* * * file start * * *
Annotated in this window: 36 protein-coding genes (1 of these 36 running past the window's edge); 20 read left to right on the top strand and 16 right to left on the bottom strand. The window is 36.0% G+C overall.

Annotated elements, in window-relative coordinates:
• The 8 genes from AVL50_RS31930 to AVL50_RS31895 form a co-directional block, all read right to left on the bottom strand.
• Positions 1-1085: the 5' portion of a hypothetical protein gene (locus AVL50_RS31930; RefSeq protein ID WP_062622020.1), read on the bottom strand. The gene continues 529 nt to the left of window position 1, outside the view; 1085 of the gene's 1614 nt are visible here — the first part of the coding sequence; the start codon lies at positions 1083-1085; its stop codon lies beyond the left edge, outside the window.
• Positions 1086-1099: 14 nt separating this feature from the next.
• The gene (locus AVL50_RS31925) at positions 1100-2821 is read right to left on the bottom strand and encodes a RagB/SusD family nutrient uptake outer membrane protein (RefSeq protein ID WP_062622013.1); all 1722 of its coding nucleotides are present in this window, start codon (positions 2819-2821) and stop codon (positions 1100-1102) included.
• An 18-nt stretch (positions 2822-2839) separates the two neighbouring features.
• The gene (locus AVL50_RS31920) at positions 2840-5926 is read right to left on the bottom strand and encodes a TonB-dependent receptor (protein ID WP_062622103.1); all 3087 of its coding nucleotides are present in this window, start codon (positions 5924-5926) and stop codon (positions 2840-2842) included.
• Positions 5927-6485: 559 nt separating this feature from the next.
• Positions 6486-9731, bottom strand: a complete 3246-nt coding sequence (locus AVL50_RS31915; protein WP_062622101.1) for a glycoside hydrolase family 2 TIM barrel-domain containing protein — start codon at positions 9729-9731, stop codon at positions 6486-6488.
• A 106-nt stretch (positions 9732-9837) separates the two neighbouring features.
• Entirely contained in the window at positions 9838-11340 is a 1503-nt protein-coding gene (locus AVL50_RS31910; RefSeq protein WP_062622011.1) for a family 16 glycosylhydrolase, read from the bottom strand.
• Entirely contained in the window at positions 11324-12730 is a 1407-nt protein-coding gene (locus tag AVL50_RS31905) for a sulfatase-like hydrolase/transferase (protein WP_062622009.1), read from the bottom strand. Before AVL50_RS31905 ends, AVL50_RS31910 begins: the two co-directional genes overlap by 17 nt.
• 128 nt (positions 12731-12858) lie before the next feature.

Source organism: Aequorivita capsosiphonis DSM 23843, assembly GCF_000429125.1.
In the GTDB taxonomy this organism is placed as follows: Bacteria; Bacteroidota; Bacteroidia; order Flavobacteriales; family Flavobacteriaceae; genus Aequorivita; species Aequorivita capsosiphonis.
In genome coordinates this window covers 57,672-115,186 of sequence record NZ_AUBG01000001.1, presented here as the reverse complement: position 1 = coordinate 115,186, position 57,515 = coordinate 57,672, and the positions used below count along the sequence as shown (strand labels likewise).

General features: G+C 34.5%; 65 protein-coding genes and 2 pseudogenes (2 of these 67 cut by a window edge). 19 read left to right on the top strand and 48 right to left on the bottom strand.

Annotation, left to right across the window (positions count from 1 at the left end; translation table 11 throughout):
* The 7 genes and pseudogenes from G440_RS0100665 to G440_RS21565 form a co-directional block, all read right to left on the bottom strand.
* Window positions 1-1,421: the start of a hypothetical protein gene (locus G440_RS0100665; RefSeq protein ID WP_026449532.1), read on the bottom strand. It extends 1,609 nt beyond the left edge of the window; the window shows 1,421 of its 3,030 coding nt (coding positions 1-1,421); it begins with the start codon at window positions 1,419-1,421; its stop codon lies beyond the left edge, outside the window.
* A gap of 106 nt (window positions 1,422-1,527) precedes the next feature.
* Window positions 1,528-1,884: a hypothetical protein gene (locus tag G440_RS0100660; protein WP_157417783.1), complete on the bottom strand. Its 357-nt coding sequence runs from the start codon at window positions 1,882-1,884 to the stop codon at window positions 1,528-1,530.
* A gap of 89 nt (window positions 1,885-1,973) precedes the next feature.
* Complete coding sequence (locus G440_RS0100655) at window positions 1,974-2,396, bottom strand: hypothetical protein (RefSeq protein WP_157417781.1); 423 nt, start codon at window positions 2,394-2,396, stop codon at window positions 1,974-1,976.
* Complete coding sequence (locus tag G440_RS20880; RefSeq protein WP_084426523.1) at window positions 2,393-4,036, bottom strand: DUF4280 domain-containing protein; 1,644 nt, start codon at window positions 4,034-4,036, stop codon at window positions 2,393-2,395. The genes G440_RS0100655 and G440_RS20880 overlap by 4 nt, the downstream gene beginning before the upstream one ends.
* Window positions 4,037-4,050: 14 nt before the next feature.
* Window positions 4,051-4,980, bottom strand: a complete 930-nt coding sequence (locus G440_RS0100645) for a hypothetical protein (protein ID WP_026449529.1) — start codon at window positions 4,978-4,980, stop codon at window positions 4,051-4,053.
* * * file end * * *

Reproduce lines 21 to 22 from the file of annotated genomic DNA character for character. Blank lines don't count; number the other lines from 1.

* Window positions 1-1,421: the start of a hypothetical protein gene (locus G440_RS0100665; RefSeq protein ID WP_026449532.1), read on the bottom strand. It extends 1,609 nt beyond the left edge of the window; the window shows 1,421 of its 3,030 coding nt (coding positions 1-1,421); it begins with the start codon at window positions 1,419-1,421; its stop codon lies beyond the left edge, outside the window.
* A gap of 106 nt (window positions 1,422-1,527) precedes the next feature.